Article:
IRS Offers Tips in Choosing a Tax Return Preparer This Tax Season

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MOUNTAINSIDE –  The Internal Revenue Service reminds taxpayers to choose carefully when hiring an individual or firm to prepare their tax returns.  Taxpayers are responsible for the information on their tax returns even if prepared by someone else.

“Reputable tax return preparers will request to see your records and receipts and will ask you multiple questions to determine your total income and your qualifications for expenses, deductions, and tax credits,” said IRS spokesperson Gregg Semanick.  “Most tax return preparers are professional, honest and provide excellent service to their clients.”

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“In New Jersey, about 65 percent of all filers use a paid tax professional in preparing their federal tax returns,” said Semanick.

The IRS offers the following tips for taxpayers contemplating using a tax return preparer:

Check the preparer’s qualifications: Ask if the preparer is affiliated with a professional organization that provides its members with continuing education and resources and holds them to a code of ethics.  New IRS regulations require all paid tax return preparers including attorneys, CPAs and enrolled agents to apply for a Preparer Tax Identification Number (PTIN) before preparing any federal tax returns in 2011.

Check on the preparer’s history: Check to see if the preparer has a questionable history with the Better Business Bureau and check for any disciplinary actions and licensure status through the state boards of accountancy for certified public accountants; the state bar associations for attorneys; and the IRS Office of Professional Responsibility for enrolled agents.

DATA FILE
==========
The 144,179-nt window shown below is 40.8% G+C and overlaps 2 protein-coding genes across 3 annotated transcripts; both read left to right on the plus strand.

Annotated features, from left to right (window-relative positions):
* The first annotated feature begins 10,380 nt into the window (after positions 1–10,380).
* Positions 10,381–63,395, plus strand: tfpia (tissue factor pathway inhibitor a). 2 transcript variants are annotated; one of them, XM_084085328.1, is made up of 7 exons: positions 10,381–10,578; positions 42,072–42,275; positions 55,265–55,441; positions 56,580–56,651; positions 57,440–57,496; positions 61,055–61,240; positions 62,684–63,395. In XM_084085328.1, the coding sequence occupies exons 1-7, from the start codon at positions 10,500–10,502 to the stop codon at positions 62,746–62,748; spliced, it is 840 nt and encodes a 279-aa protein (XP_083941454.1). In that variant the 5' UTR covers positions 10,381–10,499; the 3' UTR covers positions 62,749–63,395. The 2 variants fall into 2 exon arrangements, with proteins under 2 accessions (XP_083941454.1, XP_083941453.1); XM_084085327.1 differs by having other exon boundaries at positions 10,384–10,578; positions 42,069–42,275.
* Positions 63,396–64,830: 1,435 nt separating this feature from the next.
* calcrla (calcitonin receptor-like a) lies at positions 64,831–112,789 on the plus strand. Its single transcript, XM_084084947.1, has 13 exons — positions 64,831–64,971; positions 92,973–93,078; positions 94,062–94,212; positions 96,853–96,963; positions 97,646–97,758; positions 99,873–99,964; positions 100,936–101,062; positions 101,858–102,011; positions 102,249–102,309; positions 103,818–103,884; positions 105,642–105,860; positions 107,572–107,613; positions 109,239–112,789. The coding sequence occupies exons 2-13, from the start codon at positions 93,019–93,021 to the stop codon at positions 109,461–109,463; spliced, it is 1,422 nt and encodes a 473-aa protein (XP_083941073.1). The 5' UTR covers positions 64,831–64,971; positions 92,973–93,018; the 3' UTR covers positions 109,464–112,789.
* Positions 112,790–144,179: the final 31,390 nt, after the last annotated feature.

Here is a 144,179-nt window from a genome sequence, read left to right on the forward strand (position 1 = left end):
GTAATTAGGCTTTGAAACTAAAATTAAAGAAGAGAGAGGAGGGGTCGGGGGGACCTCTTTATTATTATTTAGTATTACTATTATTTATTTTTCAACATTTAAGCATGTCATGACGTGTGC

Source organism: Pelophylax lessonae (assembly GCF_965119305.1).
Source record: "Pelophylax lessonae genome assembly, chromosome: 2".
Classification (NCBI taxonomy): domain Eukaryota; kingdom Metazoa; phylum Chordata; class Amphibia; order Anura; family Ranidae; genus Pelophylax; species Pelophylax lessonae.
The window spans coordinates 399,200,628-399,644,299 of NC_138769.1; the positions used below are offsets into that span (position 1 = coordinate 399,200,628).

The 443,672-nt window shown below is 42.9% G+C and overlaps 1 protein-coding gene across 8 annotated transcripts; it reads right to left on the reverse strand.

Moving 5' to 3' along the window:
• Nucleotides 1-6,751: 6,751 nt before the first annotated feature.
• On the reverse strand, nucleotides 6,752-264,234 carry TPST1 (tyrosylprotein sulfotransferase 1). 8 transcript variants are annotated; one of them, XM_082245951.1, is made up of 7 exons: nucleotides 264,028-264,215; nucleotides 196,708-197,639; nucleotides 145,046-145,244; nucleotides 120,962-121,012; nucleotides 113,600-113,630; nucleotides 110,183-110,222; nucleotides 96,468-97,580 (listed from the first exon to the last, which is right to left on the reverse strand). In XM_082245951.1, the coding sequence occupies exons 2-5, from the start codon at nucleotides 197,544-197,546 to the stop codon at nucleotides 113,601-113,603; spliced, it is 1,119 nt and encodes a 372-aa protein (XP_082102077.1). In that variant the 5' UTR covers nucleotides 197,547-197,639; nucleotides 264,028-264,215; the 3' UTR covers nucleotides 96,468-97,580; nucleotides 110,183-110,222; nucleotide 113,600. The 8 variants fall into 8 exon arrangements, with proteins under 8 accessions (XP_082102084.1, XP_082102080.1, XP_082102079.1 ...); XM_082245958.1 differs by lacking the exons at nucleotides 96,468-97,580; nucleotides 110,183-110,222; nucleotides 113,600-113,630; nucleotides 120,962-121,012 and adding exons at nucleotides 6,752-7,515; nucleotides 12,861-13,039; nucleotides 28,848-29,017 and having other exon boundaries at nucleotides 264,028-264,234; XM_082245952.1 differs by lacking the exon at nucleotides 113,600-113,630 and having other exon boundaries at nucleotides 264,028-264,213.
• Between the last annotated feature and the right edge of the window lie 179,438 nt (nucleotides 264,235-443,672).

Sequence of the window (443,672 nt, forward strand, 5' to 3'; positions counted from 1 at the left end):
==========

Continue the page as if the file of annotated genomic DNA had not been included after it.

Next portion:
Find out about service fees: Check on fees prior to securing a tax return preparer’s services.  Avoid preparers who base their fee on a percentage of a refund or those who claim they can obtain a larger refund than other preparers.

Make sure the tax preparer is accessible: A taxpayer should make sure that the tax preparer can be contacted after the return has been filed, even after the April 18 due date, in case questions arise.

Provide all records and receipts needed to prepare a tax return: Most reputable preparers will request to see records and receipts and will ask multiple questions to determine total income and qualifications for expenses, deductions and other items.

Never sign a blank return: Avoid tax preparers that ask a taxpayer to sign a blank tax form.

Review the entire return before signing it: Before signing a tax return, review the information and ask questions.  A taxpayer should understand the information on the return and be comfortable with the accuracy of the tax return before signing it.

Make sure the preparer signs the form and includes PTIN: A paid preparer must sign the return and include the PTIN as required by law. Although the preparer signs the return, a taxpayer is responsible for the accuracy of every item on the return.  The preparer must also provide a copy of the return.

Taxpayers can report abusive tax preparers and suspected tax fraud to the IRS on Form 3949-A, Information Referral or by sending a letter to Internal Revenue Service, Fresno, CA 93888.  Download Form 3949-A from http://www.irs.gov or order by mail at 800-TAX-FORM (800-829-3676).


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